It was clear that Sara had a drive that went well beyond the average student. She went on to have a successful career at Rubrik, becoming a senior manager.


Another example, that is less obviously related to sales, was another early SDR hire, Andrew Novich.


Andrew wanted to be a professional race car driver when he was in high school, but his parents wouldn’t allow it. Andrew took it upon himself to raise money and find a coach, and ended up winning multiple races. His next step was to break into the corporate world so he could take his competitive drive to build a successful career in tech. 


Andrew became a field AE at Rubrik and is now a regional sales manager at Zscaler. Andrew was not a normal kid, he was exceptionally competitive and driven. 


Hire normal people and get normal results. Hire exceptional people and get exceptional results. 


Diversity


Hiring a diverse team is not just the right thing to do, it also has a positive influence on performance. Building a diverse team requires you to be proactive and put additional thought into your interview.


We tend to be attracted towards people that remind us of ourselves, both physically and mentally. By frequently reminding yourself of this tendency, you can develop your senses more acutely to ensure you are judging people on merit rather than physical/cultural presentation. As an additional precaution, make sure your interview panel is diverse itself to safeguard against this natural bias. 


Having diversity as a goal is another great justification for using external recruiters, since they will send you candidates that are outside of your culture and network. 


Perhaps controversially, I believe that unconscious bias is a bit less likely to result in rejecting a qualified candidate, as it is more likely to permit a bad hire because they “look the part.” Many of us grew up in sales organizations full of tall, white sales “bros” and it can be hard to mentally remove that association when hiring entry level sales reps. I’ve seen this type of bias even amongst hiring managers who do not fit this description themselves.


When thinking about whether this individual is cut out for sales, you might say something along the lines of “yea, I can see it…” which is a subconscious pattern match based on the visual memory of the sales floor you were trained in. I find it helpful to get the hiring panel in a room and white board out the pros and cons of a candidate to make sure your decisions are objectively defined. 


SDR teams have the opportunity to be more diverse than the broader company, since you are not limited to a niche hiring pool that is already skewed by the historical makeup of the tech industry. Therefore, I think it is additionally important to make this a proactive effort within your SDR recruiting initiative.  


Why Sales?


After you have determined that the candidate in question has exceptional character and drive, it is necessary to determine if a career in sales is a fit for them. While I have had many SDRs that have moved on to have successful careers in other departments within the company, I do believe that it is important that you hire SDRs that explicitly want to be in sales. If they decide later on down the road that they want to shift their career path into customer success, marketing or something else, that is fine, but you need to make sure their intentions are aligned right off the bat. 


The SDR position is simply too hard if they are not driven to master the craft of being a sales professional. If they view the SDR position as a way to get a foot in the door and pursue other departments in the company, you will have a rep that is more interested in networking than being insanely successful at their job.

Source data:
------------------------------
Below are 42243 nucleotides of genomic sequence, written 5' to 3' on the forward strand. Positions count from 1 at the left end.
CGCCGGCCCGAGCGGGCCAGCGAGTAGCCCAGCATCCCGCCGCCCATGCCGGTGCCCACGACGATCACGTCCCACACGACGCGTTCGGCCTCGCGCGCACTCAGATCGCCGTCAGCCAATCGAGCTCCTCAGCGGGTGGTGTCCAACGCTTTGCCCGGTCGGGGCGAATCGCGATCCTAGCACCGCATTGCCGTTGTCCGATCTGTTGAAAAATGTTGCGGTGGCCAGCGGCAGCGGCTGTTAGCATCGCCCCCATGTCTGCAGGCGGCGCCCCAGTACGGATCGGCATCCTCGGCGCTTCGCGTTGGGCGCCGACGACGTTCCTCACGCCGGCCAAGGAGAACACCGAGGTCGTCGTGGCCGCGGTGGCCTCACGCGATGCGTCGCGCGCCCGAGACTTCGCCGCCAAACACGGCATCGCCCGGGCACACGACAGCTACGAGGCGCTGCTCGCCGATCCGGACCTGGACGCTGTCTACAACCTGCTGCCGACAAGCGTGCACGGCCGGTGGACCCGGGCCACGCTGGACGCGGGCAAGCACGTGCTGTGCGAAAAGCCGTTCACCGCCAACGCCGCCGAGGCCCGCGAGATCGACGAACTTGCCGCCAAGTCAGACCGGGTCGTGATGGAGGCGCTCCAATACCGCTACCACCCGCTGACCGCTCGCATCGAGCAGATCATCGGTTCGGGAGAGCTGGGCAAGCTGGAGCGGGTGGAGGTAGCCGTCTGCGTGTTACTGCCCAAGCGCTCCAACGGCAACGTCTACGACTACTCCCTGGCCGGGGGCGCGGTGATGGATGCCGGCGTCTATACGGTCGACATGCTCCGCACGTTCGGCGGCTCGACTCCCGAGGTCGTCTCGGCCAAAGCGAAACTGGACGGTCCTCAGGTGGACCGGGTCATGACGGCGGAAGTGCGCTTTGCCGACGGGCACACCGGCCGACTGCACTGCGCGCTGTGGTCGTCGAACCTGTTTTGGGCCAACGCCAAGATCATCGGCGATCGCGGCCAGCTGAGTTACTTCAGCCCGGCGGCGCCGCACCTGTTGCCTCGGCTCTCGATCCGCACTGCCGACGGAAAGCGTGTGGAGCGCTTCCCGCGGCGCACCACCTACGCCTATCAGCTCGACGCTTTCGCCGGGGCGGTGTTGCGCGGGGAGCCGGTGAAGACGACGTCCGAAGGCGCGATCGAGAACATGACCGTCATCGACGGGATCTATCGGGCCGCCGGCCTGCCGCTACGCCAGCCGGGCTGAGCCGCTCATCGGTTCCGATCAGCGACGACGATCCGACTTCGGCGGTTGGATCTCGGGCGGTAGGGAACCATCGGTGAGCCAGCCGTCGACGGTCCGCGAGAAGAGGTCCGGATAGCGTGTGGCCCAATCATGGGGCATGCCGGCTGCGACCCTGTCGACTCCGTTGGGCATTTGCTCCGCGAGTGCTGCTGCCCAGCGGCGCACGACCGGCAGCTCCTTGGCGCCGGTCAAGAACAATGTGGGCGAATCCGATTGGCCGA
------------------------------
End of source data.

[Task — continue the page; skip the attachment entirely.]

Candidates that are interested in sales (above all else) are usually attracted to the competitive and performance based nature of the job, and are highly motivated by success, recognition, and money. Some of the most dedicated reps I have ever hired held jobs in the past where they sat at a desk and were not paid based on performance, which greatly frustrated them. Great sales reps simply can’t see themselves doing anything else within a company. Their  life story will illustrate that they tend towards being the “hero” in anything they try to do. 


Most candidates, especially if they have been coached by a recruiter or family member, will claim that they want a career in sales, which makes this screening more difficult. A good work around here is to ask:


“What about marketing? Would you be open to opportunities there? Why do you want to do sales specifically?”


If their eyes light don't up or they do not have a good justification for being in a performance based environment, it is usually a sign that they are not fully bought in. 


Selling vs. Expectations


Once you have identified a super talented candidate, it is likely that they will end up with multiple job offers. As the hiring manager, it is your responsibility to convince the candidate that working for you will be an awesome, life changing experience. It is important in this phase not to oversell the opportunity and set the wrong expectations of what the job will look like. 


In fact, I think it is beneficial to reiterate the realities of the job as a further screening mechanism and to set the stage for a transparent relationship. I’d say something along the lines of:


“I’d like to reiterate that this is an extremely challenging job and career path. If this is what you have in your heart to do, then I think you will be a really great fit here.”


Natural sales people respond well to this and you will set yourself up for an easier time managing expectations down the road.


As with every hire, it is important to sell them on the vision of the company and help them understand that they can be a part of this  vision. In my previous article, CEO: Rethinking Sales Development, I talked about the importance of involving executives in the interview process to help your team stand out to top talent. 


Conclusion


Hiring the right people is not the only thing that matters, but it is a necessary foundation for success that nothing can replace. By making decisions that expand your top of funnel, and using techniques to get to the bottom of a candidate’s ethos, you can put the odds significantly in your favor. 


As years go by, the benefits of having a network of talented people that you initially recruited will pay back many fold. Many of these SDRs will end up working for you in different capacities if you move on to start your own company, and if they are really successful, they may even end up hiring you. 


Choose wisely. 



Jason Dorfman is the CEO & Co-founder of Orum and has spent 10+ years in startups, sales, and sales development. Previously, he was the first sales hire at Rubrik, where he built their WW inside sales and corporate sales teams, helping take Rubrik from 0 to $600M run rate in less than 6 years. 


Written by

Jason Dorfman